Dr. Bailey shares his article with fellow practitioners as helpful advise to patients.

Simple Lesson in Hygiene - Help Reduce Risk from Germs

By Dr. Richard Bailey, MD

Someone coughs or sneezes in the classroom. Millions of germs become airborne. You may breathe them or they may settle on the objects around you. When you touch those objects and then touch your nose with your infected hands, you may have started the process of becoming sick. This is a daily threat to students, teachers and the families they go home to.

It's no secret to parents that their children can bring germs from school. A cough or a sneeze can spread many feet in the confined space of a classroom. It seems like once one child gets sick many others follow. This is no illusion. Infections spread due to the proximity of classmates in crowded environments and the subsequent prevalence of objects on which germs are deposited. Many germs ca be picked up on your hands and then transmitted your nose, eyes or mouth by touching them. Hot spots for germ deposits are bathrooms, desks, doors, the computer keyboard, the mouse and the like. Even the pencil one student shares with another.

According to research conducted by the Centers for Disease Control and Prevention, among students in kindergarten through 12th grade at public schools, the transmission of communicable diseases  is responsible for more than 164 million lost school days per year.

In my practice as an Ear, Nose and Throat specialist, I often advise my patients on steps they can take to help stay healthy. Good personal hygiene is the key. The term "hygiene" is derived from Hygieia, the Greek goddess of health, cleanliness and sanitation. Hygiene is also a science that deals with the promotion and preservation of health. The 8 Habits of Good Hygiene listed below contains key proactive steps with the school and home environment in mind but are excellent habits for everyone from travelers to office workers. The list includes advice from infectious disease specialists, the Centers of Disease Control (www.cdc.gov) the World Health Organization (www.who.int) and other insights that could help reduce the risk of infection. In particular, I am a strong advocate of nasal hygiene. Products that can help maintain a clean nose such as saline nasal sprays and neti pots can be very effective in keeping your sinuses healthy. I am also recommending a nasal swab product called Nozin® Nasal Sanitizer® antiseptic (www.nozin.com) for it's ability to fight germs at the nose, a chief entry point for germs into the body and the portal to your respiratory system.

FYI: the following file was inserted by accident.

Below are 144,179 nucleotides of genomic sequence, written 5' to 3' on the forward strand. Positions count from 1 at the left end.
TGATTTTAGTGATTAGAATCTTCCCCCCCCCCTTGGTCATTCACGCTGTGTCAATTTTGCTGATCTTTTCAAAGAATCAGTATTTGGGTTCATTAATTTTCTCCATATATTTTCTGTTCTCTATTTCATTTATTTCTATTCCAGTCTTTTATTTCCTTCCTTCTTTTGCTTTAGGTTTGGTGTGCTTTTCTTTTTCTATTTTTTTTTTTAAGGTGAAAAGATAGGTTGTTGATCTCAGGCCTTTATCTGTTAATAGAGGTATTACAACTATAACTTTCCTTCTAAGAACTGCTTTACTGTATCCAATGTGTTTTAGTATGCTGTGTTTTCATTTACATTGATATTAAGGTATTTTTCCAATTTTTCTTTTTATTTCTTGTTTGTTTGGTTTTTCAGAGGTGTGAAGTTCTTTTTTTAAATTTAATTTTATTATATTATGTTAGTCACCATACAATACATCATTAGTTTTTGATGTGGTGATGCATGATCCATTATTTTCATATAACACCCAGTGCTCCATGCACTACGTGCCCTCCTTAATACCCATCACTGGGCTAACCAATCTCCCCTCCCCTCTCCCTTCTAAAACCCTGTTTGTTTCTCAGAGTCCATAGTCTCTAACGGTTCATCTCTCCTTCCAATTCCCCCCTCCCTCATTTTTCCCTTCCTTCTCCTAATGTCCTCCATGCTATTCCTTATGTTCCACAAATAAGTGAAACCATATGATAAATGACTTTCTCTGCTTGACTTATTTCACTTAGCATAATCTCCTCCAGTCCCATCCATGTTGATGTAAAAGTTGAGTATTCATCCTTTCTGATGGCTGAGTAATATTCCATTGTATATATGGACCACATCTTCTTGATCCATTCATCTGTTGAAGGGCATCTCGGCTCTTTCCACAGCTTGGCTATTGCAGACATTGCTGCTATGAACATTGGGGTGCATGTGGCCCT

Of course, where possible, those who are sick should stay home to avoid spreading germs, try to use paper towels before touching anything and teach your kids to cover coughs, sneeze properly (it's better to sneeze into your arm than your hands to cut down on spreading germs by touch) or even to wear a facemask. These steps are good advice but can be very hard to follow. The following 8 steps tend to be more practical and can help greatly in reducing risk.

  1. Wash your hands frequently and thoroughly, with plenty of soap and running water for at least 20 seconds.
  2. Use hand sanitizers. It’s not always convenient to wash you hands, so alcohol based sanitizers can help fill the gaps when you are away from the sink. You can use sanitizers or alcohol wipes in the classroom at your seat.
  3. Refrain from touching your eyes, mouth and especially your nose. The nose is the chief site of infection by germs that cause colds, flu, strep and other disease.
  4. Be careful of re-infection. Washing and using hand sanitizers can get rid of most the germs that already exist on your hands, but these methods are only effective for a period of seconds. Your hands can easily be re-infected as soon as they come in contact with new germs. Then, if you touch your nose, the germs can enter your body.
  5. To help reduce your risk of infection, consider using nasal hygiene products. These include saline sprays, neti pots (http://en.wikipedia.org/wiki/Neti_pot), which help clean nasal passages with a saline wash, and Nozin® Nasal Sanitizer® antiseptic (www.nozin.com) which can help fight germs at the nose where germs often try to infect.
  6. Stay well hydrated by drinking plenty of water.
  7. Maintain your general health through exercise, plenty of rest and good nutrition.
  8. Spread the word to help stop the spread of germs. Share this lesson in hygiene with friends, family and classmates. You want as many people to know about this advice as possible. If you’re lucky, the whole class will learn and practice these healthy habits.

© 2004-2024 Global Life Technologies Corp. All rights reserved. All trademarks are property of their respective owners. Nozin® Nasal Sanitizer® antiseptic is an OTC topical antiseptic drug and no claim is made that it has an effect on any specific disease. | Patent Nos.